We will attempt to delete all the backlinks that we classify as unhealthy. We will then begin diluting the ratio of the money keywords used in the anchors. We can do this by editing the backlinks, or deleting the toxic ones, or simply creating more healthy looking backlinks.
Since this is an algorithmic penalty on one URL only, we could optionally use the disavow tool submission – to have Google automatically de-index all the bad links.
We do not need to file a manual reconsideration request at all since there was no manual penalty / notice from Google in the Webmaster Tools area.
We will record all our attempts to delete the toxic links, so that we can provide adequate proof of effort within the Disavow Tool submission.
In this phase we will attempt to work on links marked as unhealthy and fix them or remove them. We will target the approximately ~500 (479) backlinks pointing to the inner page that was affected only.
In brief, in order to examine the links marked as “suspicious” we will have visit each page that is marked as “suspicious” and analyze if we should –
(a) keep the link if it looks healthy and mark it to edit the anchor text later on, if possible, and
(b) mark the link as unhealthy, and work towards deleting it in later phase.
Elaborating the above… we visit each URL marked as “suspicious” to determine if the backlink on the page is either healthy or unhealthy.
If it is healthy, we then try and edit the anchors of the backlink – to become a Raw URL, Brand URL or Generic anchor. If we cannot edit it –we mark it for later, and we will attempt to edit it later or leave it as it is.
If its unhealthy, we mark it down as unhealthy and attempt to delete the backlink by contacting the webmaster etc in the later phase (to be carried out after we finish reviewing the entire list of 500 odd links)
If we cannot access the page and the page is invalid, we mark it as a dropped page.
In this phase we will attempt to contact the webmasters or site owners of each of the links marked above as unhealthy.
We will attempt to contact each webmaster behind each URL up to 3 times requesting the backlink deletion. We will keep a gap of a few days when we do this.
We will record all our activity in a Google Docs data file, so this can be submitted to Google if desired.
Once we finish working on all the links, we will prepare the Disavow Tool request document as per Google guidelines. This document will mark all links that we managed to delete successfully, those that became invalid and specifically those we did not manage to delete but we are requesting for deindexing by Google. The format of this document will be shared later.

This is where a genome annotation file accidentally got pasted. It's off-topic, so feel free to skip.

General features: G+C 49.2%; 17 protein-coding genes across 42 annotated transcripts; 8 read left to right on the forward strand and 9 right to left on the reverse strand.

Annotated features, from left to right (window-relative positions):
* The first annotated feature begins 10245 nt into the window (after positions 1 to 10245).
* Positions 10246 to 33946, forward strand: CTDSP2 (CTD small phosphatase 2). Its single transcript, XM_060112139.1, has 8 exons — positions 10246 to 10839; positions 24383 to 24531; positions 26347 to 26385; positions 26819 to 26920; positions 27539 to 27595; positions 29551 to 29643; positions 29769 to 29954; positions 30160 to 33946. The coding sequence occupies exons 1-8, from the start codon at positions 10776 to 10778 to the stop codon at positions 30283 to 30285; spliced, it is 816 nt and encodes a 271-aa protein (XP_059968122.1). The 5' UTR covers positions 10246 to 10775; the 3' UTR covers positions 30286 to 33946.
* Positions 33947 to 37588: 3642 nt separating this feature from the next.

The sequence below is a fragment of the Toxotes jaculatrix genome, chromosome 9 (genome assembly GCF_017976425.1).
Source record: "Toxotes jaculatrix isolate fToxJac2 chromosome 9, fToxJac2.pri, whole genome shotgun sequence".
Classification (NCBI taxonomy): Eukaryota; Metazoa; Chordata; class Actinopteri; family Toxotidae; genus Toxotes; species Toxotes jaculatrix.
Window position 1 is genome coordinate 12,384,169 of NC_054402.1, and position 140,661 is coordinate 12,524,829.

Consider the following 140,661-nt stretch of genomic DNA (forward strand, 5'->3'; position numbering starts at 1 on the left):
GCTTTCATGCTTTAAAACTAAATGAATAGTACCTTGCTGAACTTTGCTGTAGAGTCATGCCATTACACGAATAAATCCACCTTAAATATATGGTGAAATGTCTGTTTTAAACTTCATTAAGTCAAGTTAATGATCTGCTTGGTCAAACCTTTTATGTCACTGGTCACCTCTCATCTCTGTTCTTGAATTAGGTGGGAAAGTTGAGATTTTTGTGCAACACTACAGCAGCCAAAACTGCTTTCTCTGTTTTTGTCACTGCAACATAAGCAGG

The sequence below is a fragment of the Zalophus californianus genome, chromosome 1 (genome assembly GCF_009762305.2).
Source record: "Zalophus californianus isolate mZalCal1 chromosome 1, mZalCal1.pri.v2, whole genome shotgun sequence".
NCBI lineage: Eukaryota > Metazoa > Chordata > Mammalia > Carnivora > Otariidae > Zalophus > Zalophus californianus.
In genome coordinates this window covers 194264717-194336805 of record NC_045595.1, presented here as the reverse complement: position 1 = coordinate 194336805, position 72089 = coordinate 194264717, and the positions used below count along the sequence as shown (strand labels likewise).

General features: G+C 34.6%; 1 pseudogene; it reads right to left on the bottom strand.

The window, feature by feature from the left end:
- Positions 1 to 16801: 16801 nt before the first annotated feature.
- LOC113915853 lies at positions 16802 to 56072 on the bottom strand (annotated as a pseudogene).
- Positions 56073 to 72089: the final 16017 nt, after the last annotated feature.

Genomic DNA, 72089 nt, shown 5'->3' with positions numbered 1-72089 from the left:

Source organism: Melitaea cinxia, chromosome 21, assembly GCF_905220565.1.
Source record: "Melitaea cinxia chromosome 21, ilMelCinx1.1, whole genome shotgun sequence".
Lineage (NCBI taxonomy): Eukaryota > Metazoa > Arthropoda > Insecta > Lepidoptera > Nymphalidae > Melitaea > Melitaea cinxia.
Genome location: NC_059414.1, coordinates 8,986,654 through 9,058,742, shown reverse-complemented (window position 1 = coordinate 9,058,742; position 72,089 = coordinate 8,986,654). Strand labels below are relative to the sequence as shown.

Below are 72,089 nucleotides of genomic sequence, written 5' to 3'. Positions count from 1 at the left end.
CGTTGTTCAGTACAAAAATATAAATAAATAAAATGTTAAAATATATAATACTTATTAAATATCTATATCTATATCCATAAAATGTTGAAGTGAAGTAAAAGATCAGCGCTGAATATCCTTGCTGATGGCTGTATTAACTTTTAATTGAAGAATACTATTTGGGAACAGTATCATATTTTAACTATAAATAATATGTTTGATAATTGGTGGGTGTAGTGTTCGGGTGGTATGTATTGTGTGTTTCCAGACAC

In the event that we notice a large number of unhealthy or toxic backlinks coming from the same domain and we do not get a deletion confirmation response from the webmaster, we can disavow the entire domain with the disavow command as per Google guidelines.
Note: Phase 2 can be executed in parallel with Phase 3 below.
After we work on classifying and attempting to edit the currently exisisting backlinks to the inner page, we can then proceed to create new healthy backlinks to the inner page WITHOUT using the money keywords.
At the same time we will create around 20% links to the homepage – again using non-money keywords or keeping their use at a bare minimum (around 5% in this case).
Below is the break down of what we will be aim to achieve in the anchor text ratio –
– 5% main primary money keyword
– 5% related secondary & LSI money keywords
– 30% brand keywords… vary a bit by exact and sometimes with space if brand has 2 keywords
– 20% plain raw URLs / 8 combo rotation
– 30% generic anchors… click here, visit our page, visit our online store to buy shoes, etc. (make sure to use as diverse many as possible, and also use custom generics derived by us)
– 10% niche specific highly generic keywords… like shoes
– include some image links when possible.
Note: while creating new high quality editorial links (for example of Web2.0 sites) each page can have 2 backlinks… one with money keyword going to internal page, and one with brand link or raw URL link going to homepage.
Diluting the anchor links can be done by link pruning, editing or creating new backlinks.
We strongly suggest the client swiftly create a large number of fresh links of various types – blog posts, edu links, related blog comments, guest posts, niche directory links, press release links etc. withthe anchor link as the brand or raw url variations.
The client will need to create a fraction of healthy backlinks to the main site URL with anchor text links that are raw URLs, generic words or niche specific generic links.
This is being done to balance the over-optimization of money keywords going to the main URL – that has been observed in our analysis above. We may kill two birds with one stone if we focus to put these new links on .com , .net or .org pages and stay clear of .info sites. We could also target to get a larger number of no-follow links as the ratio of no-follow to do-follow is very low and unnatural.
This is one for further insight into the sites ranking on top in the niche.
We have analyzed the backlink portfolio of 2 competitors that are still holding ranks, namely –
The backlink data observed below, on these 2 sites confirms all our observations in the recovery plan and the critical steps for recovery that need to be taken as specified by us above.
Complete data sheets for this is attached and included in the zip folders (and will be uploaded here shortly)
Here is data from ifixit.com
This case study and analysis is a good start and is very basic and non-complicated.
If you’re new to the subject this is a good starting point. I will get into more complex penalties, evaluations and recovery plans shortly.
I will document the actual implementation of this recovery plan – as we proceed with this project in the coming weeks. This will give us further insight into what is working and if our analysis below is accurate.